Simon's Monthly Policy Blog

The next few months in politics will be defined by two words: Brexit and Boris. While Parliament heads off for summer recess, the new PM and his ministerial team face a daunting in-tray, starting with the EU negotiations.

 

Boris’ proposed Brexit strategy of guaranteeing to leave the EU on October 31 is high-risk and there has already been some discussion about an emergency September Budget to prepare for ‘No Deal’. The tricky parliamentary maths ultimately raises the possibility of a General Election, either ahead of the proposed leaving date or very soon after. With the polls looking volatile and a new Liberal Democrat leader as well, IPSE has started work on a new manifesto and we continue to engage with all parties in preparation.

But what can freelancers expect from a Johnson premiership? If he governs as he campaigns, there is a good chance we will see a more tax-cutting, pro-enterprise, anti-regulation agenda – a clean break from May’s government.

IPSE were in touch with the campaign teams in the leadership race, highlighting the importance of the freelance workforce and setting out how to win their support. The new PM and Chancellor have both expressed interest in backing entrepreneurs and in his opening address to the Commons, Johnson spoke of making the UK, “the greatest place to set up a business”. We are hopeful the new Government will take a fresh look at our complex and outdated tax system, particularly IR35.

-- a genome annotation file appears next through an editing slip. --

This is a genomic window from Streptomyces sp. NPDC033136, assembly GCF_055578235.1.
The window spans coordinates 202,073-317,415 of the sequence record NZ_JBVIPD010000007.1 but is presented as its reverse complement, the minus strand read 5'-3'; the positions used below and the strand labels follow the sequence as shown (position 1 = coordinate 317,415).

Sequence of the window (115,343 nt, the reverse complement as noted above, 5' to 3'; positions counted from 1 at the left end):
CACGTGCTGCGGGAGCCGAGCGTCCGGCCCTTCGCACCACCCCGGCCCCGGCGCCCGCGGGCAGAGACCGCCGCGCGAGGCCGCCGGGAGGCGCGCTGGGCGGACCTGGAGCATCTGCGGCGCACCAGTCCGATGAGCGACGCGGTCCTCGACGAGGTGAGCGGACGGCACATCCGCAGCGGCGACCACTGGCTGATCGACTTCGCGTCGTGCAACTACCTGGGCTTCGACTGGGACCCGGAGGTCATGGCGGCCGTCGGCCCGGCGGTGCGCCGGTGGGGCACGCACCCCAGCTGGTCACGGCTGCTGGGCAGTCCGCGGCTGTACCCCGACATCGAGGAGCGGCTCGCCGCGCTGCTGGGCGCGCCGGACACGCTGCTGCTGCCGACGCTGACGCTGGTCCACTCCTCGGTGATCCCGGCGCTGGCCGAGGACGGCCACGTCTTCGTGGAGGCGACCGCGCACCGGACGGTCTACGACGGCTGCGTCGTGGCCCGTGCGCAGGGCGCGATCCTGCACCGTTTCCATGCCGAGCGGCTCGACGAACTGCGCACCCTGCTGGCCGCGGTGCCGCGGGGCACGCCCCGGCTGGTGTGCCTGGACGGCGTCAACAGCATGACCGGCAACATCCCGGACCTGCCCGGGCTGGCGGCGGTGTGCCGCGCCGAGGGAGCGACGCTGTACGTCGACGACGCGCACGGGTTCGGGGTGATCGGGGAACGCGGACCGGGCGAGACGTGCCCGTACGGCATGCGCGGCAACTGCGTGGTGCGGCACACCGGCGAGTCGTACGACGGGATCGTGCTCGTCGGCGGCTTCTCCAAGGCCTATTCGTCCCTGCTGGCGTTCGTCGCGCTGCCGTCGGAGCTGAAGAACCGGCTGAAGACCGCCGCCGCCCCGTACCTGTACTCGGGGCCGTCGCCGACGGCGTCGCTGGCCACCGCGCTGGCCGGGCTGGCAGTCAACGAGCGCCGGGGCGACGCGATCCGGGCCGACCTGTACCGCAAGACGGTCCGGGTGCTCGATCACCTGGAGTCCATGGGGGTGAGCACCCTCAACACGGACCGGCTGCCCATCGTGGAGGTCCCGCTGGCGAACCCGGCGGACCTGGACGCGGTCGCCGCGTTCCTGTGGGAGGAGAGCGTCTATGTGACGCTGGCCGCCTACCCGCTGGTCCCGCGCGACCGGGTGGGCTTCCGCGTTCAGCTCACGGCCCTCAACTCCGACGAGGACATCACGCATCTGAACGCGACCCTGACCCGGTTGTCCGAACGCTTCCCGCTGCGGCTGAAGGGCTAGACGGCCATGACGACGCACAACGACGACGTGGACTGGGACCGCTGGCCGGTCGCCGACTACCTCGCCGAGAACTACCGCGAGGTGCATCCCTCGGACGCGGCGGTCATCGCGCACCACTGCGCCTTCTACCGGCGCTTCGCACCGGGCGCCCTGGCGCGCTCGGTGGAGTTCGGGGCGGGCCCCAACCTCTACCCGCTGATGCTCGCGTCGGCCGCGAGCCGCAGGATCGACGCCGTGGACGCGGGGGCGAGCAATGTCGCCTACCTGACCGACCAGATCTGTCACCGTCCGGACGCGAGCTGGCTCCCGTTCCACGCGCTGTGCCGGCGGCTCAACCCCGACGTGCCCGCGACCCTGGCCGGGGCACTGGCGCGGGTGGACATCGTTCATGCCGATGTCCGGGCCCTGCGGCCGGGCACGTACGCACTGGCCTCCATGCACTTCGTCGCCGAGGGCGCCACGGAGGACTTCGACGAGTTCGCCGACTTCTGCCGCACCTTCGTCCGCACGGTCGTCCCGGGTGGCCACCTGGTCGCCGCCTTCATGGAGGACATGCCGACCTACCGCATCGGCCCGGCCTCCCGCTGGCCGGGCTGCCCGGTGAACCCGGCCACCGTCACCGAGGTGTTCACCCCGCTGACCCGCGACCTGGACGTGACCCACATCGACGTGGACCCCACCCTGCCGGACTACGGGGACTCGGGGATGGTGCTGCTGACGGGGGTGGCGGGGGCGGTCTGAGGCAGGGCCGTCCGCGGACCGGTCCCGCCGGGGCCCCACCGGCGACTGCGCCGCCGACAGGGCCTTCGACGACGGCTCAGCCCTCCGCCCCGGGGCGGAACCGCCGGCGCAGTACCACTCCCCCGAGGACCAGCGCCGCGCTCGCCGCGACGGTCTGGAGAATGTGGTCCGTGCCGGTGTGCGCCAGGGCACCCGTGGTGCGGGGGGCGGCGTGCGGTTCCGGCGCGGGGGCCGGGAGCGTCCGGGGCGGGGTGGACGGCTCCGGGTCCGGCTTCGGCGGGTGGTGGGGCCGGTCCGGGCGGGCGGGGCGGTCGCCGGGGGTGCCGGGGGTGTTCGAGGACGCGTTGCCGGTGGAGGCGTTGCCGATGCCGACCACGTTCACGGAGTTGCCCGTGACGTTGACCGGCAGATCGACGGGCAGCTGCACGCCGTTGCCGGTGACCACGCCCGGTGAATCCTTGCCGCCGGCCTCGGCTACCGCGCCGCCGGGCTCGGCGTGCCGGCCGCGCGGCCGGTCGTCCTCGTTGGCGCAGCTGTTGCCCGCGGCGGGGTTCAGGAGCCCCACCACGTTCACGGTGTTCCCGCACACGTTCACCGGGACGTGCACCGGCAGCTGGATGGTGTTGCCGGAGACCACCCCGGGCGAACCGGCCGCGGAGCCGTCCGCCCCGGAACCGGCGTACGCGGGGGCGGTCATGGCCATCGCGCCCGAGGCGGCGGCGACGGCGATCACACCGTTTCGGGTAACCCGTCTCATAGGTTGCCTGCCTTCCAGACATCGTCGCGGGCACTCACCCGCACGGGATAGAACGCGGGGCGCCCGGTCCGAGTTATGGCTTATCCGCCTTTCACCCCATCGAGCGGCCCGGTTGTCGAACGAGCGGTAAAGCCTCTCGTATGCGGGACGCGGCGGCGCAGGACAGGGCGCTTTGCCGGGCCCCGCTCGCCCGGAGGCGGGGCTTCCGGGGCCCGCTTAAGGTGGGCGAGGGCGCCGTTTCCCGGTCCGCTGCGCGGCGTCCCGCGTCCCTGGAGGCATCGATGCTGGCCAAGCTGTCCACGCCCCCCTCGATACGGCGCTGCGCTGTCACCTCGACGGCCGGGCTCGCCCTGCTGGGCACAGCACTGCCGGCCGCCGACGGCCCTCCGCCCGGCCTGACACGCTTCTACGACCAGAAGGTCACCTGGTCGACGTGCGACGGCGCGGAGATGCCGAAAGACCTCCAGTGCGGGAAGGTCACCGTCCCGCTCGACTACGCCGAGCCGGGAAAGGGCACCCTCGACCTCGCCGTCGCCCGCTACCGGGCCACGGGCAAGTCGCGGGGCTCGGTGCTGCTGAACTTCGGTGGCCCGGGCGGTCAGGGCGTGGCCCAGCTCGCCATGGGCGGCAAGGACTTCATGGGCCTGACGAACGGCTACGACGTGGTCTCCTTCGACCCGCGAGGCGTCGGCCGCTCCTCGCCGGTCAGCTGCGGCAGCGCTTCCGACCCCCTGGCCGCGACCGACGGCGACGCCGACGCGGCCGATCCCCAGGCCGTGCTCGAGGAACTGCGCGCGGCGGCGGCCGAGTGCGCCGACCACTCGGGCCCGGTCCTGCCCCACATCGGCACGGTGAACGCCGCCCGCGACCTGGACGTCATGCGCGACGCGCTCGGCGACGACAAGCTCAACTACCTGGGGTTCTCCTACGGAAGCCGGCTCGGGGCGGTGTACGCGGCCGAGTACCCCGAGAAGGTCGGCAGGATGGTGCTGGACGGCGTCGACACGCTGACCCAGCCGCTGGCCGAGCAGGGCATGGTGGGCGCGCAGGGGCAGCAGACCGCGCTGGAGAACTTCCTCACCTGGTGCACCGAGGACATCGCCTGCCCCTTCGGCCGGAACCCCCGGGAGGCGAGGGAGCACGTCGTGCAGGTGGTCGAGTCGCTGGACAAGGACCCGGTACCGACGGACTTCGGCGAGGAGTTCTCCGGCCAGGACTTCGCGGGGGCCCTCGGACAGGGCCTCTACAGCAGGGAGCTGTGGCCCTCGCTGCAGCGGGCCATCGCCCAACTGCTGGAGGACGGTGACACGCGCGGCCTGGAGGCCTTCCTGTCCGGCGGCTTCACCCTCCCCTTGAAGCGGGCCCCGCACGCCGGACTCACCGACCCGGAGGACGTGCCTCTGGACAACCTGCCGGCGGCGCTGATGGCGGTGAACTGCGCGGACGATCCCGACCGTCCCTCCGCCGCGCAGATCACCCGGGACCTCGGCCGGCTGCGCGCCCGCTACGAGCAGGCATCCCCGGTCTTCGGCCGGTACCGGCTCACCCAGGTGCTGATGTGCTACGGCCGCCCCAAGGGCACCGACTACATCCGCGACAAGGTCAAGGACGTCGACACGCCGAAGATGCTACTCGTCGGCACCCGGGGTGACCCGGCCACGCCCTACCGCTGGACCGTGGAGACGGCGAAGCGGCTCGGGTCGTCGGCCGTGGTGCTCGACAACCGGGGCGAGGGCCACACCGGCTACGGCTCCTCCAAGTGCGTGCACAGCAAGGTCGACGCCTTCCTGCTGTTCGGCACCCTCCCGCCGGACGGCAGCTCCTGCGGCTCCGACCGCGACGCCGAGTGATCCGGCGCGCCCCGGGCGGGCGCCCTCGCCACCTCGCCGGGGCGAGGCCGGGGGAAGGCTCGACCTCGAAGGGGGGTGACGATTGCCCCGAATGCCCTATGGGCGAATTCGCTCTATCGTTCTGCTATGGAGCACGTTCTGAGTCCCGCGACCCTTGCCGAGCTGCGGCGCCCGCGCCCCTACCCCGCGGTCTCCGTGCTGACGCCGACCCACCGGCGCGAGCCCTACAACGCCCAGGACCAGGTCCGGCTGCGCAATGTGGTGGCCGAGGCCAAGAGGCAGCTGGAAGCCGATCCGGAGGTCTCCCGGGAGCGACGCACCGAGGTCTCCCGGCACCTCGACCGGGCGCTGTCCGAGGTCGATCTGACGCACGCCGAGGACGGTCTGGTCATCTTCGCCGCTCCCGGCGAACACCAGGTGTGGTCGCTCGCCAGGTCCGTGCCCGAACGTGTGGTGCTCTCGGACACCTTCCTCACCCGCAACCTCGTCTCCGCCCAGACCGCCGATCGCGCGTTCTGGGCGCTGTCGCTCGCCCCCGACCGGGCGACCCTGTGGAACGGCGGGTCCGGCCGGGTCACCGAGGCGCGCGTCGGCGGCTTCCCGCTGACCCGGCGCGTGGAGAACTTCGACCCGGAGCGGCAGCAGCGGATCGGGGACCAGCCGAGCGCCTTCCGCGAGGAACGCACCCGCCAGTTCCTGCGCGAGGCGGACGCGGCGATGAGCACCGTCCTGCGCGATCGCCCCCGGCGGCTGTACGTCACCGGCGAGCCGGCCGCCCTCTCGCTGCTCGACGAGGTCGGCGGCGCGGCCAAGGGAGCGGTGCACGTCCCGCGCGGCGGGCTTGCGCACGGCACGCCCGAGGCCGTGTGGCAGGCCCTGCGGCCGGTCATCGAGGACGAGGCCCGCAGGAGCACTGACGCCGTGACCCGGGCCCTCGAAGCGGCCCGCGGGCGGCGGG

Elsewhere in July, our policy team has been exceptionally busy. Our activity has included holding discussions with DWP officials and special advisers on our new disability report, meeting with the Liberal Democrats on the party’s upcoming business manifesto and continuing to champion sensible tax reform in forums with HMRC and the OTS. 

At a time when the UK is about to leave the EU, we will need our flexible labour market more than ever. We will continue making the case to politicians and policymakers to listen to the needs of freelancers and support – rather than undermine – this innovative section of the workforce. 

Meet the author

Simon McVicker

Director of Policy